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Gloucester, Abbey of


Monastery dedicated to St. Peter in the county of Gloucester and the Diocese of worcester, England. The site was occupied c. 681 by a nunnery established by Osric of Mercia, and later by seculars and Benedictine monks. It never flourished until William the Conqueror appointed his chaplain, Serle, as abbot in 1072. The king and his sons gave ample endowment for 80 monks. The abbey was noted for fine building, especially when funds were obtained from pilgrims visiting the tomb of Edward II (d. 1327), whose body was brought there by Abbot Thokey. The builders were pioneers of the perpendicular style (see church architecture). The abbey was dissolved in January 1540, and the following year the church became the cathedral of the new diocese established by henry viii.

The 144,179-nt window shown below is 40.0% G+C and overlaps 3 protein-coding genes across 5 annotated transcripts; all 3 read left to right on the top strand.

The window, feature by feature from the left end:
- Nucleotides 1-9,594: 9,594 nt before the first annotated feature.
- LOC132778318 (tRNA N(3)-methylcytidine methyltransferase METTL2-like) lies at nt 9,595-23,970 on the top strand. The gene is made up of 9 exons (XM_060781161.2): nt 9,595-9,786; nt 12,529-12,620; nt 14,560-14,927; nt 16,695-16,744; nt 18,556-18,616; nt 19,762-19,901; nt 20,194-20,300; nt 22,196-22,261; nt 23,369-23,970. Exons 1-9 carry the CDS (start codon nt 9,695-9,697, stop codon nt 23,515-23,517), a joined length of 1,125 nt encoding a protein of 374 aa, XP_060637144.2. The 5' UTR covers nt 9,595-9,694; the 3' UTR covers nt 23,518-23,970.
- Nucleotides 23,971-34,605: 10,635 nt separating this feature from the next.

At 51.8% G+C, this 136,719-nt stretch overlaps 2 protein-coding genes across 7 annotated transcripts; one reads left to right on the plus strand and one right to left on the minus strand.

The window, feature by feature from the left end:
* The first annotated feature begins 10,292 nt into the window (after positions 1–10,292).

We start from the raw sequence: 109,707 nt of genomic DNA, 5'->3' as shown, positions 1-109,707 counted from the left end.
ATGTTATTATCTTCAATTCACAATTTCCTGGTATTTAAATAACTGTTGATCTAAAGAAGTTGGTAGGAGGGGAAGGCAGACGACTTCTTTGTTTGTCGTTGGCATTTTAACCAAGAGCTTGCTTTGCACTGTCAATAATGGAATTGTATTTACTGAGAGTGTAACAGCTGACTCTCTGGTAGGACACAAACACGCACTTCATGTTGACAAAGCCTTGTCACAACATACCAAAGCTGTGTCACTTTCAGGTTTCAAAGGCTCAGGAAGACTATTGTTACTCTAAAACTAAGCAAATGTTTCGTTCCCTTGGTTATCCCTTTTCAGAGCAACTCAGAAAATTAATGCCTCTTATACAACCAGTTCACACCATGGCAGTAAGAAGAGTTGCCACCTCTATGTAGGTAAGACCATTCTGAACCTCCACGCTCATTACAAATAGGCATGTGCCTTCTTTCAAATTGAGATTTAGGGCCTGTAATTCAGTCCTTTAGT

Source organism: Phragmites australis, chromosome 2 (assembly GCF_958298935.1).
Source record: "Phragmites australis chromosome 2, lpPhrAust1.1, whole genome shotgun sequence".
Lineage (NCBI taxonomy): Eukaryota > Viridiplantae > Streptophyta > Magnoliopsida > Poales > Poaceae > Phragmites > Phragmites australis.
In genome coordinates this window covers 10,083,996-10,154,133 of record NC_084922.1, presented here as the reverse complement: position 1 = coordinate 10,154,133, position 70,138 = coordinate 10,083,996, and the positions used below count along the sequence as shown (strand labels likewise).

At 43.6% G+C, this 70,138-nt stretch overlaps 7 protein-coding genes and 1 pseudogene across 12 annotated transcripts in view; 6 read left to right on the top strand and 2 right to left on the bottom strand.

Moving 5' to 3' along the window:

Bibliography: w. h. hart, ed., Historia et cartularium monasterii sancti Petri Gloucestriae, 3 v. (Rerum Britannicarum medii aevi scriptores 33; 186367). The Victoria History of the County of Gloucester, ed. w. page (London 1907) v. 2.

[f. r. johnston]

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